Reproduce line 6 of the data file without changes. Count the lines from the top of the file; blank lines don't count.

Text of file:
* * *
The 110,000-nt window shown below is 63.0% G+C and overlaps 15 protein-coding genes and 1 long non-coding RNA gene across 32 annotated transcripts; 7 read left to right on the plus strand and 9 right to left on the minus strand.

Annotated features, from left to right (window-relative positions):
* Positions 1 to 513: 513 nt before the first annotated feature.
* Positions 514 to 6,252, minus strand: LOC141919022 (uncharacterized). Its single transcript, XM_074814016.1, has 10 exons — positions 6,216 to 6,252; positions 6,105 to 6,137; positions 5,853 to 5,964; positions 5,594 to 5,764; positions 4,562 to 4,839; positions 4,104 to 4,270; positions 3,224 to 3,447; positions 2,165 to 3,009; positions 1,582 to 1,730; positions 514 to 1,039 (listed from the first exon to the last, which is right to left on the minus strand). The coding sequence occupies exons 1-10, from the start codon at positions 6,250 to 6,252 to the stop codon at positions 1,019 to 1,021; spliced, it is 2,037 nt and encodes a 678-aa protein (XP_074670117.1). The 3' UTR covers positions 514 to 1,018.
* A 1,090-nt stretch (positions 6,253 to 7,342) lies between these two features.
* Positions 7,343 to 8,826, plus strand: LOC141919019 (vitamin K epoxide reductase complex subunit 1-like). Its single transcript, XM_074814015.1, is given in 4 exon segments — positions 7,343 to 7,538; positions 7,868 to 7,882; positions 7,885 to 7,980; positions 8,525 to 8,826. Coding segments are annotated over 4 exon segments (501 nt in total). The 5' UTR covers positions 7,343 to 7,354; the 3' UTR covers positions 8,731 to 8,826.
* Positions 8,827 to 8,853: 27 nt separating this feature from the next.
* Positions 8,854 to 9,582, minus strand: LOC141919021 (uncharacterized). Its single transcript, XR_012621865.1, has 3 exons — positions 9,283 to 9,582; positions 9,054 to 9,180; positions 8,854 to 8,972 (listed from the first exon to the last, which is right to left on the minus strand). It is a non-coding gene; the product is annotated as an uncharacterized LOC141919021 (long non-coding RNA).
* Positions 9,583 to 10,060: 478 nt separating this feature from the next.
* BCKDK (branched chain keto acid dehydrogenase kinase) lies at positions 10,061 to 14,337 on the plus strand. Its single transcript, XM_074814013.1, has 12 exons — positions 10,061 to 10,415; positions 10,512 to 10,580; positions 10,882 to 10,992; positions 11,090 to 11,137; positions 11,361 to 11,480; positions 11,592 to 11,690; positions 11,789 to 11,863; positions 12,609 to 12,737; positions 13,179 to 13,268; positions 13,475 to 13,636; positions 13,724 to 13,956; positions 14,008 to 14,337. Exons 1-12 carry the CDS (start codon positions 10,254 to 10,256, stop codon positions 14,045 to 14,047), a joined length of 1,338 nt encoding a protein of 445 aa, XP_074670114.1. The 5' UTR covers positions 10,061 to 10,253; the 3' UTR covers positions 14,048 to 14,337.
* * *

* Positions 7,343 to 8,826, plus strand: LOC141919019 (vitamin K epoxide reductase complex subunit 1-like). Its single transcript, XM_074814015.1, is given in 4 exon segments — positions 7,343 to 7,538; positions 7,868 to 7,882; positions 7,885 to 7,980; positions 8,525 to 8,826. Coding segments are annotated over 4 exon segments (501 nt in total). The 5' UTR covers positions 7,343 to 7,354; the 3' UTR covers positions 8,731 to 8,826.